The popular uprising in Bahrain has put U.S. foreign policymakers in an awkward position. The U.S. government has largely lent its diplomatic weight to the Saudi regime in stifling popular uprising in Bahrain for fear that any democratic transformation in that country would work to Iran’s advantage, thus undermining U.S. interests in the Persian Gulf region.
This fear of Iran explains why President Obama refrained in his recent address on the Middle East from even mentioning Saudi Arabia, let alone criticizing it for its military intervention in Bahrain, and why he only gave soft criticism of Bahrain’s crackdown on its pro-democracy movement. This posture, and the perceived double standard it brings, has further undermined the image of the United States in the eyes of Middle Eastern publics. It is likely to work to the detriment of U.S. strategic interests in the region in the long run.
These events have led some to question the rationale behind current U.S. policy toward Bahrain. Iran specialist Hamid Dabashi has argued that the popular uprising in the tiny Persian Gulf kingdom has nothing to do with Iran and that the Iranian government actually has a lot to lose from a democratic government in Bahrain. Other analysts have also played down the sectarian nature of the popular uprising in Bahrain. According to Arshin Adib-Moghaddam of the Centre for Iranian Studies, “These demands cross religious, ethnic, tribal and class lines. The sectarian card was played by the hardliners in the Al-Khalifa family in order to divert attention away from the demands of the people by blaming Iran for the uprising.”
Iran’s Gain, U.S. Loss?
Although the Arab popular uprisings, including the one in Bahrain, are not primarily motivated by sectarian identities, Iran will certainly benefit from the fall of conservative authoritarian Arab regimes in both Shiite and Sunni majority states. The political empowerment of Shiites and Kurds in Iraq shows that Iran can gain advantage from regional political upheavals. Given the common religious ties between Iran and Bahrain, any democratic and popularly-based political system in Bahrain is expected to gravitate toward Iran. Moreover, a rapprochement between a future democratic Bahrain and Iran would be a symbolic gesture marking a break with the foreign policy of the previous authoritarian government.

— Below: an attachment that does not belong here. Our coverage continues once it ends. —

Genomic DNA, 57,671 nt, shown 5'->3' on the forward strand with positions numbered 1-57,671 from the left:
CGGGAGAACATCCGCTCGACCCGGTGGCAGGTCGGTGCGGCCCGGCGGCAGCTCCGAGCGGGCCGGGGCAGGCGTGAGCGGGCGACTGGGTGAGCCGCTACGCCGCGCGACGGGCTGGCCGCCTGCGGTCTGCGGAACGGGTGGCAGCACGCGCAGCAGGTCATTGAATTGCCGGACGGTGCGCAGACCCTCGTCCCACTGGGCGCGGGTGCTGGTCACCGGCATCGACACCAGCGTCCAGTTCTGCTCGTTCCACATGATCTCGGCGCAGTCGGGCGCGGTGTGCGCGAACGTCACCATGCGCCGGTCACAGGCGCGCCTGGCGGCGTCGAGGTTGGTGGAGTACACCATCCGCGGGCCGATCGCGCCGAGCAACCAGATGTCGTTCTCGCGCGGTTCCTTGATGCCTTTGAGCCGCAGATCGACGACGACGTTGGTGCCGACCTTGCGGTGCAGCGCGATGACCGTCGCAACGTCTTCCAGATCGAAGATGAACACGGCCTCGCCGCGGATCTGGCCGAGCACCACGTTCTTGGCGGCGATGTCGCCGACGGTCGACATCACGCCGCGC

Regardless of whether Iran ends up the loser of the Arab Spring, the U.S. government must recognize that its current policy toward the region, especially in regard to the popular uprising in Bahrain, is untenable. U.S. policy toward Bahrain is misguided for a simpler reason: There is no inherent need for the United States to define as part of its national interest blanket opposition to Iran.
Defining Iran-U.S. relations as a zero-sum game limits the U.S. room for maneuver. Every gain for Iran does not necessarily translate into a loss for the United States, but this seems to not factor prominently into the calculations of U.S. Middle Eastern policymakers. True, the United States and Iran are currently serious rivals and have numerous conflicting interests — most notably Iran’s nuclear program. It would also take extreme compromise by both parties to reconcile these differences under present conditions. But the United States and Iran can be tacit partners with convergent interests on a number of other issues.